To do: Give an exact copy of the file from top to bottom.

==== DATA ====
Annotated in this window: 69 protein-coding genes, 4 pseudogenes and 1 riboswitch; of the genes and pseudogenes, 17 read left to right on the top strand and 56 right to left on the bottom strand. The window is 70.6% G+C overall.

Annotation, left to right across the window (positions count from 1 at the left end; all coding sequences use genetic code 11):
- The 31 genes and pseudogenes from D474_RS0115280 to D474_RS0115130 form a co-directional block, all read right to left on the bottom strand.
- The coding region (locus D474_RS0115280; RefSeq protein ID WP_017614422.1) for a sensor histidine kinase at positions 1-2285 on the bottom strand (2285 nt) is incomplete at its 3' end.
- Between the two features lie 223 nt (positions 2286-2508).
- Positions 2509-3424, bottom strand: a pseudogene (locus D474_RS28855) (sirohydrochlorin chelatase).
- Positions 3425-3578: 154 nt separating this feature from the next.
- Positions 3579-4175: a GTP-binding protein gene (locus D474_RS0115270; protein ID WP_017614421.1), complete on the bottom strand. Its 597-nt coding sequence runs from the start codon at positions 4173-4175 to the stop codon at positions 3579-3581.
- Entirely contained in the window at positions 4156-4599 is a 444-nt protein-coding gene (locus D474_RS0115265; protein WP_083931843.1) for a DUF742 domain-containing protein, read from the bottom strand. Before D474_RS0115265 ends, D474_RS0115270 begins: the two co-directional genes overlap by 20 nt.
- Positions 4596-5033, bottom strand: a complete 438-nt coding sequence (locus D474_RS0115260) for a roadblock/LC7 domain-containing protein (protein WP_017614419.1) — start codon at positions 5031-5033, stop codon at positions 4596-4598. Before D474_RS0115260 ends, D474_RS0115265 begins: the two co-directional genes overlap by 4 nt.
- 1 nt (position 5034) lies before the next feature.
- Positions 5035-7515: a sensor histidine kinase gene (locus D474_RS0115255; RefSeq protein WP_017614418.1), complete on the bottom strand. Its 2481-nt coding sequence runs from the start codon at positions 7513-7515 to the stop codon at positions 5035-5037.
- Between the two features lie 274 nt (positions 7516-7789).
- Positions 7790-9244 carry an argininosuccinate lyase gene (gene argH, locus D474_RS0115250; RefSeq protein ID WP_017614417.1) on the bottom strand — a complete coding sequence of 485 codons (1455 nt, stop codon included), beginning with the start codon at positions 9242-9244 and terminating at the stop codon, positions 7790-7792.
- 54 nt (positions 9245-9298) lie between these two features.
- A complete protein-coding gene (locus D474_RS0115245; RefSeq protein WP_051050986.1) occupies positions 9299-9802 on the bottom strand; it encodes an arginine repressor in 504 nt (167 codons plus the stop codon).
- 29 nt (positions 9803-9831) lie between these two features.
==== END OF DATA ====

Annotated in this window: 69 protein-coding genes, 4 pseudogenes and 1 riboswitch; of the genes and pseudogenes, 17 read left to right on the top strand and 56 right to left on the bottom strand. The window is 70.6% G+C overall.

Annotation, left to right across the window (positions count from 1 at the left end; all coding sequences use genetic code 11):
- The 31 genes and pseudogenes from D474_RS0115280 to D474_RS0115130 form a co-directional block, all read right to left on the bottom strand.
- The coding region (locus D474_RS0115280; RefSeq protein ID WP_017614422.1) for a sensor histidine kinase at positions 1-2285 on the bottom strand (2285 nt) is incomplete at its 3' end.
- Between the two features lie 223 nt (positions 2286-2508).
- Positions 2509-3424, bottom strand: a pseudogene (locus D474_RS28855) (sirohydrochlorin chelatase).
- Positions 3425-3578: 154 nt separating this feature from the next.
- Positions 3579-4175: a GTP-binding protein gene (locus D474_RS0115270; protein ID WP_017614421.1), complete on the bottom strand. Its 597-nt coding sequence runs from the start codon at positions 4173-4175 to the stop codon at positions 3579-3581.
- Entirely contained in the window at positions 4156-4599 is a 444-nt protein-coding gene (locus D474_RS0115265; protein WP_083931843.1) for a DUF742 domain-containing protein, read from the bottom strand. Before D474_RS0115265 ends, D474_RS0115270 begins: the two co-directional genes overlap by 20 nt.
- Positions 4596-5033, bottom strand: a complete 438-nt coding sequence (locus D474_RS0115260) for a roadblock/LC7 domain-containing protein (protein WP_017614419.1) — start codon at positions 5031-5033, stop codon at positions 4596-4598. Before D474_RS0115260 ends, D474_RS0115265 begins: the two co-directional genes overlap by 4 nt.
- 1 nt (position 5034) lies before the next feature.
- Positions 5035-7515: a sensor histidine kinase gene (locus D474_RS0115255; RefSeq protein WP_017614418.1), complete on the bottom strand. Its 2481-nt coding sequence runs from the start codon at positions 7513-7515 to the stop codon at positions 5035-5037.
- Between the two features lie 274 nt (positions 7516-7789).
- Positions 7790-9244 carry an argininosuccinate lyase gene (gene argH, locus D474_RS0115250; RefSeq protein ID WP_017614417.1) on the bottom strand — a complete coding sequence of 485 codons (1455 nt, stop codon included), beginning with the start codon at positions 9242-9244 and terminating at the stop codon, positions 7790-7792.
- 54 nt (positions 9245-9298) lie between these two features.
- A complete protein-coding gene (locus D474_RS0115245; RefSeq protein WP_051050986.1) occupies positions 9299-9802 on the bottom strand; it encodes an arginine repressor in 504 nt (167 codons plus the stop codon).
- 29 nt (positions 9803-9831) lie between these two features.